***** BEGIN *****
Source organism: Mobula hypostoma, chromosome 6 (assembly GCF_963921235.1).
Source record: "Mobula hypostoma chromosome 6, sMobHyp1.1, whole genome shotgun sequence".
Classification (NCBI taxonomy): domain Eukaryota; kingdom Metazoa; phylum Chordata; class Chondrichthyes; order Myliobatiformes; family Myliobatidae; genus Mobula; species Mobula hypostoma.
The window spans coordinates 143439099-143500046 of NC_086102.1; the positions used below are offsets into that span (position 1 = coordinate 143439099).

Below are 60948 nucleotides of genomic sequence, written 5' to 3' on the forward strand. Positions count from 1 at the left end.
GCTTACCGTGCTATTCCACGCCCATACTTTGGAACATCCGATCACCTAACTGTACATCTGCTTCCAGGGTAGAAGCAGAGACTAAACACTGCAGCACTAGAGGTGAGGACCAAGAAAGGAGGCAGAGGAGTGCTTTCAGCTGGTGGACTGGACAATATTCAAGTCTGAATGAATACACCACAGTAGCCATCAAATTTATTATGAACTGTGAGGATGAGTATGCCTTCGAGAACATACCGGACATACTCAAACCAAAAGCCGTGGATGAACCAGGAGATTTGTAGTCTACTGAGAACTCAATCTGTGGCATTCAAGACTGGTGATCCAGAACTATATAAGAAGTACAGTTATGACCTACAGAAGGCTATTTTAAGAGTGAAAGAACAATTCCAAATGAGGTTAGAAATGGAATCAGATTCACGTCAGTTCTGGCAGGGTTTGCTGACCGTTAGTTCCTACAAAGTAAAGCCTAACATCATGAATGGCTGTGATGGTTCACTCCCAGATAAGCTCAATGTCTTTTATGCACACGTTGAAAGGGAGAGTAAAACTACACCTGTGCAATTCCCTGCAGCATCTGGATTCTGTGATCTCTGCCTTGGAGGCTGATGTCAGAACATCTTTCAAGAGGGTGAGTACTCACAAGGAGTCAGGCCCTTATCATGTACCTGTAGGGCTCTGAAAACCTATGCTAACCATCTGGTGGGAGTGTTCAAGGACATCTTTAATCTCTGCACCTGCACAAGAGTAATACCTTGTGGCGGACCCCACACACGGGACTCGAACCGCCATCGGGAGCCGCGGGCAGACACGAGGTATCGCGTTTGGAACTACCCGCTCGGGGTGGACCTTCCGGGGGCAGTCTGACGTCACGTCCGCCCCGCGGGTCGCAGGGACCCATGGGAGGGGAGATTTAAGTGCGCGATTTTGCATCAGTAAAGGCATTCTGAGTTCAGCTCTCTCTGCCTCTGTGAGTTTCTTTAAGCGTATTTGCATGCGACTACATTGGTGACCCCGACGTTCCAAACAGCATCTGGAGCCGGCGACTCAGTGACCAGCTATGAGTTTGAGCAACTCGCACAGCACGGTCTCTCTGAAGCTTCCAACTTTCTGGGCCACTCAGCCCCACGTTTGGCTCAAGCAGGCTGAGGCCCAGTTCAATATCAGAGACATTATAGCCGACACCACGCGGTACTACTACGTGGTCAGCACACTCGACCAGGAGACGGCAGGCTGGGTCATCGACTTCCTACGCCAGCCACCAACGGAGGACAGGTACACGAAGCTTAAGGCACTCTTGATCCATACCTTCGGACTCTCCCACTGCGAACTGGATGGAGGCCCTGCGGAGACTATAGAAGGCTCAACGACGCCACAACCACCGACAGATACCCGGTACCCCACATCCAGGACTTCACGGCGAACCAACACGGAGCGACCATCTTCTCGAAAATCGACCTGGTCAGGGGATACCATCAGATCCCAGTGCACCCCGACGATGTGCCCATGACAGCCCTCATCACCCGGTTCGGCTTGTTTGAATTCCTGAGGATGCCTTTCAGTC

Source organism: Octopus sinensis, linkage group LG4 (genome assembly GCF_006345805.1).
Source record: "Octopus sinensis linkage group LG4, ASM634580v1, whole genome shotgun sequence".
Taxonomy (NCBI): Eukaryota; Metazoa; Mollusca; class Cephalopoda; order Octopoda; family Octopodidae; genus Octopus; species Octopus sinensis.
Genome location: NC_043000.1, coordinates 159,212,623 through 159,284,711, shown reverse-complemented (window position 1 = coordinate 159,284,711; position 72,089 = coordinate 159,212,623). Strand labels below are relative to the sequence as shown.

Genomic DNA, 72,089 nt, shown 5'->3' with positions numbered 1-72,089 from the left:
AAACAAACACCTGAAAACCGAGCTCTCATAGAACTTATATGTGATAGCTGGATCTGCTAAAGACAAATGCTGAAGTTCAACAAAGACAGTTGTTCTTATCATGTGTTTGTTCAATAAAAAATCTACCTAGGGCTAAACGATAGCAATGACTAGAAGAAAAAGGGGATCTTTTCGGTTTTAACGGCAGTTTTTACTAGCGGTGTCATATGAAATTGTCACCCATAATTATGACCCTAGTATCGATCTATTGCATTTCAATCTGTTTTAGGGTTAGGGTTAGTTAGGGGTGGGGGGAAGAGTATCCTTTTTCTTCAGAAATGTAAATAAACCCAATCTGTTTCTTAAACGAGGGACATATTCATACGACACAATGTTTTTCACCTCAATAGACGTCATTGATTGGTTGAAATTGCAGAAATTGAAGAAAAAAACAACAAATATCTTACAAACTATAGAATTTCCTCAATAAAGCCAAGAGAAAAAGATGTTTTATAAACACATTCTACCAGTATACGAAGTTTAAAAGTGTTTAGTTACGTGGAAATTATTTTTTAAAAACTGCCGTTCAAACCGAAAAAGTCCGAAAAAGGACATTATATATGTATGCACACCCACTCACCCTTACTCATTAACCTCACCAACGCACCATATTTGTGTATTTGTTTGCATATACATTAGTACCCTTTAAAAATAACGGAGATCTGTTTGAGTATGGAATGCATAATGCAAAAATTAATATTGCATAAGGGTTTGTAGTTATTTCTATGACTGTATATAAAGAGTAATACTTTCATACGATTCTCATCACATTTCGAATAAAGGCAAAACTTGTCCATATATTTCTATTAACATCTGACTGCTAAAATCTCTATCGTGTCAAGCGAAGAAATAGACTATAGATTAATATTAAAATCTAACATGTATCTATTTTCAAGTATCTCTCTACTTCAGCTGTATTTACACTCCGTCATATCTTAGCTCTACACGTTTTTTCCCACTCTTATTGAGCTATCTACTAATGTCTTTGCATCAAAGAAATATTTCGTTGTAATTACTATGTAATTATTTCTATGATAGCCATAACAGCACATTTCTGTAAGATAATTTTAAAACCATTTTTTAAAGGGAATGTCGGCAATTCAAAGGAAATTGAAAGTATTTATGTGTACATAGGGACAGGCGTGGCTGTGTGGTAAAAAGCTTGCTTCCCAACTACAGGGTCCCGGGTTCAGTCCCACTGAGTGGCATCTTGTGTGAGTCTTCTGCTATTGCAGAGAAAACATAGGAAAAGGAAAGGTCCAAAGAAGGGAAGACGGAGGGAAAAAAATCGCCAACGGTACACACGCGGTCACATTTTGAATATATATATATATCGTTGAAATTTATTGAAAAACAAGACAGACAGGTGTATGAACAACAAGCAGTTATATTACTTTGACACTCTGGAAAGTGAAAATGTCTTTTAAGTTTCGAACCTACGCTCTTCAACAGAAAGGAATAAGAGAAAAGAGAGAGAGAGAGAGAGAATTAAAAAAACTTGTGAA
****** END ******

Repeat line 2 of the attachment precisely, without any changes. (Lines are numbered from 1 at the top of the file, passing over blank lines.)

Source record: "Mobula hypostoma chromosome 6, sMobHyp1.1, whole genome shotgun sequence".